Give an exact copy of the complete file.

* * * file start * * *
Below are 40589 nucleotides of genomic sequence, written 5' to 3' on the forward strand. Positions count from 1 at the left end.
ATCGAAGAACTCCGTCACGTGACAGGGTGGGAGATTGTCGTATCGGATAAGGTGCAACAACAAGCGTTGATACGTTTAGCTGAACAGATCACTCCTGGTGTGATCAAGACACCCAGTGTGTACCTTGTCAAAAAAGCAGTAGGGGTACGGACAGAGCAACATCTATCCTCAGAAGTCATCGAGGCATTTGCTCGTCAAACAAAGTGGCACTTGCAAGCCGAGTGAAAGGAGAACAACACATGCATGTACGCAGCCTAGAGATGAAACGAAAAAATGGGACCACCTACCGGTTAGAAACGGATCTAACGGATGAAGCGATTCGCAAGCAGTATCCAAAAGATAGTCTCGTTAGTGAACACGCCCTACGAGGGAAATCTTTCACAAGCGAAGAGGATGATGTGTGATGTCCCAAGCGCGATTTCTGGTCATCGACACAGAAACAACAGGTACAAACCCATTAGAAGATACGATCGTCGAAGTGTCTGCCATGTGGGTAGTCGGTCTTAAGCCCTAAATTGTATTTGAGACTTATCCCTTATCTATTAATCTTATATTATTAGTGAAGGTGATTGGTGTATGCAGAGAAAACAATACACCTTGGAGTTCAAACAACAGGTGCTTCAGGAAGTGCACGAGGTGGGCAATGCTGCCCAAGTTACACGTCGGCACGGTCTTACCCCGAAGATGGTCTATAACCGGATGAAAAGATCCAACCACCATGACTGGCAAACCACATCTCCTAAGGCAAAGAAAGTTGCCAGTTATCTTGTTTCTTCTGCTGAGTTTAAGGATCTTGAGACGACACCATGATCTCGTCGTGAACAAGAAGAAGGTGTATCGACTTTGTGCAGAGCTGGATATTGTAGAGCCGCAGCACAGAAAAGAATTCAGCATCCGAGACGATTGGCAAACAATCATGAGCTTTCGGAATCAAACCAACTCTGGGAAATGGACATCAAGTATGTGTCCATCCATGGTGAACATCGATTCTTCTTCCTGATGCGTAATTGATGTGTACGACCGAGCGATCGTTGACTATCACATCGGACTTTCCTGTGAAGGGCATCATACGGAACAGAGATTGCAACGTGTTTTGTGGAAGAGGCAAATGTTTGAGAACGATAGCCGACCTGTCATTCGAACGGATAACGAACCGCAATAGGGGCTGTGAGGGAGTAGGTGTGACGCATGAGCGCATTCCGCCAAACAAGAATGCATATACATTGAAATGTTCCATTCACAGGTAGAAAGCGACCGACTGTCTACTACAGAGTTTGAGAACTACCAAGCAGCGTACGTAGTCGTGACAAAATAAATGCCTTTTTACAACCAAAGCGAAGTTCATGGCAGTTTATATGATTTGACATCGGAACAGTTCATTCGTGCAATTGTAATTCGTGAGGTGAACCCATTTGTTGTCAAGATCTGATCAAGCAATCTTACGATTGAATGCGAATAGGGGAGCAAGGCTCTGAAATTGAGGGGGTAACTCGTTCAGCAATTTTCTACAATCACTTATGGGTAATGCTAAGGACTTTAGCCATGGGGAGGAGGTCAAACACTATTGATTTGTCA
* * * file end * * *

Below are 40589 nucleotides of genomic sequence, written 5' to 3' on the forward strand. Positions count from 1 at the left end.
ATCGAAGAACTCCGTCACGTGACAGGGTGGGAGATTGTCGTATCGGATAAGGTGCAACAACAAGCGTTGATACGTTTAGCTGAACAGATCACTCCTGGTGTGATCAAGACACCCAGTGTGTACCTTGTCAAAAAAGCAGTAGGGGTACGGACAGAGCAACATCTATCCTCAGAAGTCATCGAGGCATTTGCTCGTCAAACAAAGTGGCACTTGCAAGCCGAGTGAAAGGAGAACAACACATGCATGTACGCAGCCTAGAGATGAAACGAAAAAATGGGACCACCTACCGGTTAGAAACGGATCTAACGGATGAAGCGATTCGCAAGCAGTATCCAAAAGATAGTCTCGTTAGTGAACACGCCCTACGAGGGAAATCTTTCACAAGCGAAGAGGATGATGTGTGATGTCCCAAGCGCGATTTCTGGTCATCGACACAGAAACAACAGGTACAAACCCATTAGAAGATACGATCGTCGAAGTGTCTGCCATGTGGGTAGTCGGTCTTAAGCCCTAAATTGTATTTGAGACTTATCCCTTATCTATTAATCTTATATTATTAGTGAAGGTGATTGGTGTATGCAGAGAAAACAATACACCTTGGAGTTCAAACAACAGGTGCTTCAGGAAGTGCACGAGGTGGGCAATGCTGCCCAAGTTACACGTCGGCACGGTCTTACCCCGAAGATGGTCTATAACCGGATGAAAAGATCCAACCACCATGACTGGCAAACCACATCTCCTAAGGCAAAGAAAGTTGCCAGTTATCTTGTTTCTTCTGCTGAGTTTAAGGATCTTGAGACGACACCATGATCTCGTCGTGAACAAGAAGAAGGTGTATCGACTTTGTGCAGAGCTGGATATTGTAGAGCCGCAGCACAGAAAAGAATTCAGCATCCGAGACGATTGGCAAACAATCATGAGCTTTCGGAATCAAACCAACTCTGGGAAATGGACATCAAGTATGTGTCCATCCATGGTGAACATCGATTCTTCTTCCTGATGCGTAATTGATGTGTACGACCGAGCGATCGTTGACTATCACATCGGACTTTCCTGTGAAGGGCATCATACGGAACAGAGATTGCAACGTGTTTTGTGGAAGAGGCAAATGTTTGAGAACGATAGCCGACCTGTCATTCGAACGGATAACGAACCGCAATAGGGGCTGTGAGGGAGTAGGTGTGACGCATGAGCGCATTCCGCCAAACAAGAATGCATATACATTGAAATGTTCCATTCACAGGTAGAAAGCGACCGACTGTCTACTACAGAGTTTGAGAACTACCAAGCAGCGTACGTAGTCGTGACAAAATAAATGCCTTTTTACAACCAAAGCGAAGTTCATGGCAGTTTATATGATTTGACATCGGAACAGTTCATTCGTGCAATTGTAATTCGTGAGGTGAACCCATTTGTTGTCAAGATCTGATCAAGCAATCTTACGATTGAATGCGAATAGGGGAGCAAGGCTCTGAAATTGAGGGGGTAACTCGTTCAGCAATTTTCTACAATCACTTATGGGTAATGCTAAGGACTTTAGCCATGGGGAGGAGGTCAAACACTATTGATTTGTCA